As a publicist, Demkiewicz is often drawn to books that have a compelling narrative behind their creation (perhaps this has something to do with her background as a journalist: she founded the Minneapolis-based magazine The Riveter). “I love how [Sotelo] is turning that term or idea—virgin—on its head. I love any book that reclaims some tired, ugly trope that has affected millions of people in various communities.”

For Demkiewicz, this connection came as soon as she read the collection’s first poem, “Do You Speak Virgin?” which sort of acts as the book’s lead single, setting the tone for what’s to come. She describes the experience of beginning a book this way as though the reader is “waiting in an auditorium, the lights have been shut out…what are you getting into? Then, a single person comes on stage in stark light and begins to speak directly to the audience.” The first page—not the poem as a whole—concludes with the line, “I’m not afraid of sex,” and Demkiewicz recalls reading this for the first time and thinking, “Yes! I want to know what you mean!”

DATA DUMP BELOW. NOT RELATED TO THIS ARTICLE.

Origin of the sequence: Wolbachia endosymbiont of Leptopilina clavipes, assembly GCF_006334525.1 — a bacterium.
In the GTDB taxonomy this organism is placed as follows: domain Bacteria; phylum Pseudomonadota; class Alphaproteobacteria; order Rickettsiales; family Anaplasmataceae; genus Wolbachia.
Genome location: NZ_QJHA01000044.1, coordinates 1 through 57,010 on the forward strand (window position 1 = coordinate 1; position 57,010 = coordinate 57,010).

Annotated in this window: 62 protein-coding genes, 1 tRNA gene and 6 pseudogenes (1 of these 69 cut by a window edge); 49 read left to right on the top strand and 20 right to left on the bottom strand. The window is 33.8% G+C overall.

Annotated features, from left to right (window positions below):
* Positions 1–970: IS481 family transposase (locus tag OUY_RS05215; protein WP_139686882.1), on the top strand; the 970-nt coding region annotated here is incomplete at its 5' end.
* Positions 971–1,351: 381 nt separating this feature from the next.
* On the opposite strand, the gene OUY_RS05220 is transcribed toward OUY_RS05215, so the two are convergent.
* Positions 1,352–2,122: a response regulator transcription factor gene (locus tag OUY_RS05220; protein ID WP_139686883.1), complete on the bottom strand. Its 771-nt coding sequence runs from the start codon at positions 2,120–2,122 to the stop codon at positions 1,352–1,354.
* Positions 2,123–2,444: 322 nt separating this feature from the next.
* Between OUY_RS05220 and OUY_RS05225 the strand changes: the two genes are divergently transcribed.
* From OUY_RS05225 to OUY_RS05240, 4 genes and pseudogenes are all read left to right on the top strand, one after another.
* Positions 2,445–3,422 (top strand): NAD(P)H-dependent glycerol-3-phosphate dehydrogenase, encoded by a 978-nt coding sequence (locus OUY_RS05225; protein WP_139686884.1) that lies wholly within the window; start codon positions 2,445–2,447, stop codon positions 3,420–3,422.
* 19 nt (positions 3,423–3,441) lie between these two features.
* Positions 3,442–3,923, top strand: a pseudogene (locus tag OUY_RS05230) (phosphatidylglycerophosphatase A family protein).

It’s nice to find a publisher and an author so connected to one another, aesthetically and emotionally. “When you’re a poet,” Sotelo says, “you have to do 99% of the [promotional] work on your own. But Milkweed is a true partner to their authors.” Demkiewicz, already seeming so enthused by and protective of Virgin, echoes this, saying, “What I’m nervous about most is that Analicia doesn’t have the experience she deserves or expects.” She pauses, then adds, “But she’s already having a fun experience.”